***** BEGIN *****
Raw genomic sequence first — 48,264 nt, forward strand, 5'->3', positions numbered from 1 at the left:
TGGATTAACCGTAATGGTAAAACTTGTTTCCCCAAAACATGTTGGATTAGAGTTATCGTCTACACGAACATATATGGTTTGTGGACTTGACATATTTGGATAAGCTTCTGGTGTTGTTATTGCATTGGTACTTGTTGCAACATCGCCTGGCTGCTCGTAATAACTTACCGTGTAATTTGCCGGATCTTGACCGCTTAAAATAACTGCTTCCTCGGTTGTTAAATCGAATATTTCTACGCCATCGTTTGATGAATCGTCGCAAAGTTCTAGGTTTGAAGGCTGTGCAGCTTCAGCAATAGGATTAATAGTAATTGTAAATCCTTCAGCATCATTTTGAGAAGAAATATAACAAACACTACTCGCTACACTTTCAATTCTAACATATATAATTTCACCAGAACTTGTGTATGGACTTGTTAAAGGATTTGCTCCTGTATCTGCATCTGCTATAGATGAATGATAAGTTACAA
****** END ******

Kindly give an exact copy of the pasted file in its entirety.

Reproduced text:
Raw genomic sequence first — 48,264 nt, forward strand, 5'->3', positions numbered from 1 at the left:
TGGATTAACCGTAATGGTAAAACTTGTTTCCCCAAAACATGTTGGATTAGAGTTATCGTCTACACGAACATATATGGTTTGTGGACTTGACATATTTGGATAAGCTTCTGGTGTTGTTATTGCATTGGTACTTGTTGCAACATCGCCTGGCTGCTCGTAATAACTTACCGTGTAATTTGCCGGATCTTGACCGCTTAAAATAACTGCTTCCTCGGTTGTTAAATCGAATATTTCTACGCCATCGTTTGATGAATCGTCGCAAAGTTCTAGGTTTGAAGGCTGTGCAGCTTCAGCAATAGGATTAATAGTAATTGTAAATCCTTCAGCATCATTTTGAGAAGAAATATAACAAACACTACTCGCTACACTTTCAATTCTAACATATATAATTTCACCAGAACTTGTGTATGGACTTGTTAAAGGATTTGCTCCTGTATCTGCATCTGCTATAGATGAATGATAAGTTACAA